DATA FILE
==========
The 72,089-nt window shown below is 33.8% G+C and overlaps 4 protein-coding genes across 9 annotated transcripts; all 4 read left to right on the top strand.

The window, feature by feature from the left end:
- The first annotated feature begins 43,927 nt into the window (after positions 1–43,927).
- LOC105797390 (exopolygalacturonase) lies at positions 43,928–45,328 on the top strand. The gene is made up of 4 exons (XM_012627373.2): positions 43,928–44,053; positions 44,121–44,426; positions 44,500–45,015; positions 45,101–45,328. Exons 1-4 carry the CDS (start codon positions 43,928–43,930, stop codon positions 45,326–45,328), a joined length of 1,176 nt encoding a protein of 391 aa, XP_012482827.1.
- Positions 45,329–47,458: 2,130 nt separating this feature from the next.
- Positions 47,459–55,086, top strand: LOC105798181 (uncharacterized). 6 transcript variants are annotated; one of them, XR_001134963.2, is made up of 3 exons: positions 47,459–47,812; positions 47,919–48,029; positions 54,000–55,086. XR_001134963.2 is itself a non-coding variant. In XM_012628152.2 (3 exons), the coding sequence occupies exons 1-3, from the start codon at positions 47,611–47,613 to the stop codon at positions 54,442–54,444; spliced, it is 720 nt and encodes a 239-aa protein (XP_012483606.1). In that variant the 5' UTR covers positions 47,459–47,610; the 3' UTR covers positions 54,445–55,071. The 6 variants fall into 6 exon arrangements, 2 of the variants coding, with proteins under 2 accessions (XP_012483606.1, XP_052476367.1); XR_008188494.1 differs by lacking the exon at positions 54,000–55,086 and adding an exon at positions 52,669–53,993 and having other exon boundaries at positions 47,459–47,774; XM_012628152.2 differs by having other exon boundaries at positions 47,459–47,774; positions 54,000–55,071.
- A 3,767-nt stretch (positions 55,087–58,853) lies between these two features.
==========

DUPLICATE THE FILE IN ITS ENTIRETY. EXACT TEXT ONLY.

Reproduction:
The 72,089-nt window shown below is 33.8% G+C and overlaps 4 protein-coding genes across 9 annotated transcripts; all 4 read left to right on the top strand.

The window, feature by feature from the left end:
- The first annotated feature begins 43,927 nt into the window (after positions 1–43,927).
- LOC105797390 (exopolygalacturonase) lies at positions 43,928–45,328 on the top strand. The gene is made up of 4 exons (XM_012627373.2): positions 43,928–44,053; positions 44,121–44,426; positions 44,500–45,015; positions 45,101–45,328. Exons 1-4 carry the CDS (start codon positions 43,928–43,930, stop codon positions 45,326–45,328), a joined length of 1,176 nt encoding a protein of 391 aa, XP_012482827.1.
- Positions 45,329–47,458: 2,130 nt separating this feature from the next.
- Positions 47,459–55,086, top strand: LOC105798181 (uncharacterized). 6 transcript variants are annotated; one of them, XR_001134963.2, is made up of 3 exons: positions 47,459–47,812; positions 47,919–48,029; positions 54,000–55,086. XR_001134963.2 is itself a non-coding variant. In XM_012628152.2 (3 exons), the coding sequence occupies exons 1-3, from the start codon at positions 47,611–47,613 to the stop codon at positions 54,442–54,444; spliced, it is 720 nt and encodes a 239-aa protein (XP_012483606.1). In that variant the 5' UTR covers positions 47,459–47,610; the 3' UTR covers positions 54,445–55,071. The 6 variants fall into 6 exon arrangements, 2 of the variants coding, with proteins under 2 accessions (XP_012483606.1, XP_052476367.1); XR_008188494.1 differs by lacking the exon at positions 54,000–55,086 and adding an exon at positions 52,669–53,993 and having other exon boundaries at positions 47,459–47,774; XM_012628152.2 differs by having other exon boundaries at positions 47,459–47,774; positions 54,000–55,071.
- A 3,767-nt stretch (positions 55,087–58,853) lies between these two features.